* Bank of England policymakers edge away from rate hike
* Britain's bond yields fall, pulling down euro zone yields
* Concerns over global consensus on tighter policy dissipate
* Euro zone periphery govt bond yields http://tmsnrt.rs/2ii2Bqr (Writes through)
LONDON, Aug 3 (Reuters) - Euro zone government bond yields dropped across the board on Thursday after the Bank of England kept rates unchanged, reducing concerns over a potential coordinated tightening of monetary policy.
Faced with uncertainty about the impact of Brexit on the world's fifth-biggest economy, the BoE trimmed its growth expectations for this year and next as rate-setters voted 6-2 to keep the Bank rate at a record low of 0.25 percent.
This was down from a split of 5-3 at the last meeting in June, the closest it has come to raising rates in a decade. But Governor Mark Carney and his top officials reiterated that they might raise borrowing costs by a bit more than investors expect over the next three years, possibly within a year.
British bond yields fell sharply after the decision -- 10-year gilt yields were 8 basis points lower at 1.15 percent -- and as the day wore on, euro zone yields dropped as well.
The yield on Germany's 10-year bond hit a one-month low of 0.46 percent, down 3 basis points on the day. Most other euro zone bond yields were also down 3-4 bps on the day.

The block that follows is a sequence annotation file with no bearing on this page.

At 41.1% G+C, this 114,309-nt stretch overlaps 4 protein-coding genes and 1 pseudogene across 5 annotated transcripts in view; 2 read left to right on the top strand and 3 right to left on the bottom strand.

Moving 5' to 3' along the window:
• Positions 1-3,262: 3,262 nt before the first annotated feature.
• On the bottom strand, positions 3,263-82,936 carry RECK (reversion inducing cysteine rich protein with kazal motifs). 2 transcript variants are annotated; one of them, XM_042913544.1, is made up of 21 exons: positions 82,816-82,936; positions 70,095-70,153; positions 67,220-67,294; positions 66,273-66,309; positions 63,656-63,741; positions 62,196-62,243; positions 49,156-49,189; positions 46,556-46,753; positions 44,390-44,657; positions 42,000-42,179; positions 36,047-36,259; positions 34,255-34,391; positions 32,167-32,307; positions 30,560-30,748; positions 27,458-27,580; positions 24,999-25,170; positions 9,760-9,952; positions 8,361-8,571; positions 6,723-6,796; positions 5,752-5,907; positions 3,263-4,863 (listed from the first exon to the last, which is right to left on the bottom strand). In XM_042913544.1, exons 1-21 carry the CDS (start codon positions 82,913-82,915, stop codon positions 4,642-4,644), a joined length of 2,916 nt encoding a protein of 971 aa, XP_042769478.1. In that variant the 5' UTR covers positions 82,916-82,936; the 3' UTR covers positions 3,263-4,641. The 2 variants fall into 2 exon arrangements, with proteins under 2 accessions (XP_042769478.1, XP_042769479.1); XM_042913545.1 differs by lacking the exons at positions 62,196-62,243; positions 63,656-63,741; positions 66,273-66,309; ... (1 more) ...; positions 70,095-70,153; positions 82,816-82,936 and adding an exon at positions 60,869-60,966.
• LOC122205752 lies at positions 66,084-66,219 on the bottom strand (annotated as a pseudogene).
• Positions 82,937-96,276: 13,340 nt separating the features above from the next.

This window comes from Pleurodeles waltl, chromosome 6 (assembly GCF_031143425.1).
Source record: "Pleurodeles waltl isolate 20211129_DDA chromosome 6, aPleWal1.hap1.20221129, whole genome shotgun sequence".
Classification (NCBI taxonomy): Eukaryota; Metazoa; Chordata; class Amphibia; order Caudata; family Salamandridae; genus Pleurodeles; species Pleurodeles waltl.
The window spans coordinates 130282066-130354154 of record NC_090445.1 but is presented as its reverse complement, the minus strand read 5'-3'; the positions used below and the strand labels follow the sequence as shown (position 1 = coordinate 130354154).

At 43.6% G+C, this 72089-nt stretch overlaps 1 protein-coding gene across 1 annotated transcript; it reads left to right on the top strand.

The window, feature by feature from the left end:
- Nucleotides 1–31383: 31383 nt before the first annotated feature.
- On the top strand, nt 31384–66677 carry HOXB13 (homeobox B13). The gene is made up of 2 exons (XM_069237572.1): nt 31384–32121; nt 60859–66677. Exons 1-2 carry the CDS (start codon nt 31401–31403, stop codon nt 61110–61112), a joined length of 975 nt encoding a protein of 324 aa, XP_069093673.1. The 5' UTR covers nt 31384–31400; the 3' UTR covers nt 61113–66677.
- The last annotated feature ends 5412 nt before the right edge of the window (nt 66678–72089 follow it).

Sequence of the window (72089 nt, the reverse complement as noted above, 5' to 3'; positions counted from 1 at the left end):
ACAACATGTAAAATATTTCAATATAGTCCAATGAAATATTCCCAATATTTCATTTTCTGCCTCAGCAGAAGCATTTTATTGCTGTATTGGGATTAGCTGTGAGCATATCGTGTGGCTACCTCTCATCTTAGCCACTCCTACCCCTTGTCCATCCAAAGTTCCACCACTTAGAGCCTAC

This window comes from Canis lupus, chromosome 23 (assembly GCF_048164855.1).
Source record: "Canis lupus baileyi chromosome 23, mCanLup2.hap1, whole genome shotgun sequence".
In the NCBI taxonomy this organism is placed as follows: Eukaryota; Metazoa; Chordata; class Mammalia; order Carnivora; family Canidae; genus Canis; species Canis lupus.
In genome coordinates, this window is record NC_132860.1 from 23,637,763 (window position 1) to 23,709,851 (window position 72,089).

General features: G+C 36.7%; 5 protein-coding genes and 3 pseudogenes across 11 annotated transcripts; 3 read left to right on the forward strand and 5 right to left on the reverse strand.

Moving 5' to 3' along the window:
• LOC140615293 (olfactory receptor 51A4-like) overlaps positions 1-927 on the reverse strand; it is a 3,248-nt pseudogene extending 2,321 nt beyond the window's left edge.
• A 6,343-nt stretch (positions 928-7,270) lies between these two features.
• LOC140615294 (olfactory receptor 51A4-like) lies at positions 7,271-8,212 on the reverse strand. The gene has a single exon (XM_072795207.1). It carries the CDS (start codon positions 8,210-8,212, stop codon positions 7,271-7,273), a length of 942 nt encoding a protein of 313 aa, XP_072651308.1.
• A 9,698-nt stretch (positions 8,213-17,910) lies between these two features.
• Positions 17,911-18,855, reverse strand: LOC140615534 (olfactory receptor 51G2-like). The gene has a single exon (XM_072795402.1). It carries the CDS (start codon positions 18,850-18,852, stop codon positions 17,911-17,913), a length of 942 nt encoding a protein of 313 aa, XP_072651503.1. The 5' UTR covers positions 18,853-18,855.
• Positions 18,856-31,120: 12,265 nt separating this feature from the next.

"Ever since Mario Draghi's Sintra speech, the market has been concerned that there is a coordinated will across global central banks towards monetary tightening," said Mizuho strategist Peter Chatwell. "I think this (BoE) meeting puts paid to that fear."
He was referring to Draghi's speech in Sintra, Portugal, on June 27 when the European Central Bank chief signalled that the ECB is open to policy tweaks.
On Thursday, the gap between the German and British benchmarks tightened to 70 basis points, not far from the 65 basis points reached in mid-July, which was the narrowest in nearly 11 months.
For its part, the U.S. Federal Reserve may in the coming months announce steps to trim its massive balance sheet.
San Francisco Fed President John Williams said on Wednesday that the U.S. economy was likely to be strong enough for such a move in September.
At the auctions, France sold over 6 billion euros of bonds while Spain sold over 4 billion euros of bonds.
Analysts said these debt sales had contributed to the earlier rise in euro zone yields as investors sold outstanding bonds to make room in their portfolios for the new supply.
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(Reporting by John Geddie, graphic by Nigel Stephenson; Editing by Catherine Evans)